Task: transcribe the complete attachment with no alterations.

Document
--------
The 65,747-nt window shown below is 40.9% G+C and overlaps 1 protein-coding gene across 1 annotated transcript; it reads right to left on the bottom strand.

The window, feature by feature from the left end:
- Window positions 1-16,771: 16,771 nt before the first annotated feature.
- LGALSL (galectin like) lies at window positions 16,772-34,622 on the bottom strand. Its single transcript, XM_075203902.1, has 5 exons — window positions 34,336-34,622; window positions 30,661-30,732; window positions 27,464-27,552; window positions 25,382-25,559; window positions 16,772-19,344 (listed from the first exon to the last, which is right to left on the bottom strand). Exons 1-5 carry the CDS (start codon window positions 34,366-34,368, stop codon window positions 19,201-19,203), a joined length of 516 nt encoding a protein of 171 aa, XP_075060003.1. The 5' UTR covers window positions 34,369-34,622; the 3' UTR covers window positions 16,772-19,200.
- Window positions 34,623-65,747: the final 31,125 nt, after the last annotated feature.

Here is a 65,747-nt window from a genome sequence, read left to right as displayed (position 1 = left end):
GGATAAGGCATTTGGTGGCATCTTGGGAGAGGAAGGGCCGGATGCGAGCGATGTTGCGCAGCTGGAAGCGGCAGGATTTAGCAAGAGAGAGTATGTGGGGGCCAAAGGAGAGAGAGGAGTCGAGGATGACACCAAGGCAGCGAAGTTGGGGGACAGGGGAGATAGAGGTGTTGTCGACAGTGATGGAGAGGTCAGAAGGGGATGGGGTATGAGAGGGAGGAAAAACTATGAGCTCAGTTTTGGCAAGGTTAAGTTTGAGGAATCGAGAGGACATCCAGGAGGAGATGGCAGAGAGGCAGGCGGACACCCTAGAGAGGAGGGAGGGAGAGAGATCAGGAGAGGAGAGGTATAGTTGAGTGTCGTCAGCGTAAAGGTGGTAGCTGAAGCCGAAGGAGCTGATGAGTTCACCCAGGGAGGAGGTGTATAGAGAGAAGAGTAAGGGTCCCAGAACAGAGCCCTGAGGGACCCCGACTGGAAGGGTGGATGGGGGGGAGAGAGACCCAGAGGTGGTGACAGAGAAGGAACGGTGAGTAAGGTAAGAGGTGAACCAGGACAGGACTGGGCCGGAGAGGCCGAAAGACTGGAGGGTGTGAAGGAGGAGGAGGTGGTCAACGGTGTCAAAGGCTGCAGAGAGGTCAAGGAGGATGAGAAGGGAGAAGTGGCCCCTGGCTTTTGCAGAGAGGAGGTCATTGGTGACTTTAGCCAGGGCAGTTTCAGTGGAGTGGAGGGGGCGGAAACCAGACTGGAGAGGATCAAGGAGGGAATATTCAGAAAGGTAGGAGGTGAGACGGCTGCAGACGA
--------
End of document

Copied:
The 65,747-nt window shown below is 40.9% G+C and overlaps 1 protein-coding gene across 1 annotated transcript; it reads right to left on the bottom strand.

The window, feature by feature from the left end:
- Window positions 1-16,771: 16,771 nt before the first annotated feature.
- LGALSL (galectin like) lies at window positions 16,772-34,622 on the bottom strand. Its single transcript, XM_075203902.1, has 5 exons — window positions 34,336-34,622; window positions 30,661-30,732; window positions 27,464-27,552; window positions 25,382-25,559; window positions 16,772-19,344 (listed from the first exon to the last, which is right to left on the bottom strand). Exons 1-5 carry the CDS (start codon window positions 34,366-34,368, stop codon window positions 19,201-19,203), a joined length of 516 nt encoding a protein of 171 aa, XP_075060003.1. The 5' UTR covers window positions 34,369-34,622; the 3' UTR covers window positions 16,772-19,200.
- Window positions 34,623-65,747: the final 31,125 nt, after the last annotated feature.

Here is a 65,747-nt window from a genome sequence, read left to right as displayed (position 1 = left end):
GGATAAGGCATTTGGTGGCATCTTGGGAGAGGAAGGGCCGGATGCGAGCGATGTTGCGCAGCTGGAAGCGGCAGGATTTAGCAAGAGAGAGTATGTGGGGGCCAAAGGAGAGAGAGGAGTCGAGGATGACACCAAGGCAGCGAAGTTGGGGGACAGGGGAGATAGAGGTGTTGTCGACAGTGATGGAGAGGTCAGAAGGGGATGGGGTATGAGAGGGAGGAAAAACTATGAGCTCAGTTTTGGCAAGGTTAAGTTTGAGGAATCGAGAGGACATCCAGGAGGAGATGGCAGAGAGGCAGGCGGACACCCTAGAGAGGAGGGAGGGAGAGAGATCAGGAGAGGAGAGGTATAGTTGAGTGTCGTCAGCGTAAAGGTGGTAGCTGAAGCCGAAGGAGCTGATGAGTTCACCCAGGGAGGAGGTGTATAGAGAGAAGAGTAAGGGTCCCAGAACAGAGCCCTGAGGGACCCCGACTGGAAGGGTGGATGGGGGGGAGAGAGACCCAGAGGTGGTGACAGAGAAGGAACGGTGAGTAAGGTAAGAGGTGAACCAGGACAGGACTGGGCCGGAGAGGCCGAAAGACTGGAGGGTGTGAAGGAGGAGGAGGTGGTCAACGGTGTCAAAGGCTGCAGAGAGGTCAAGGAGGATGAGAAGGGAGAAGTGGCCCCTGGCTTTTGCAGAGAGGAGGTCATTGGTGACTTTAGCCAGGGCAGTTTCAGTGGAGTGGAGGGGGCGGAAACCAGACTGGAGAGGATCAAGGAGGGAATATTCAGAAAGGTAGGAGGTGAGACGGCTGCAGACGA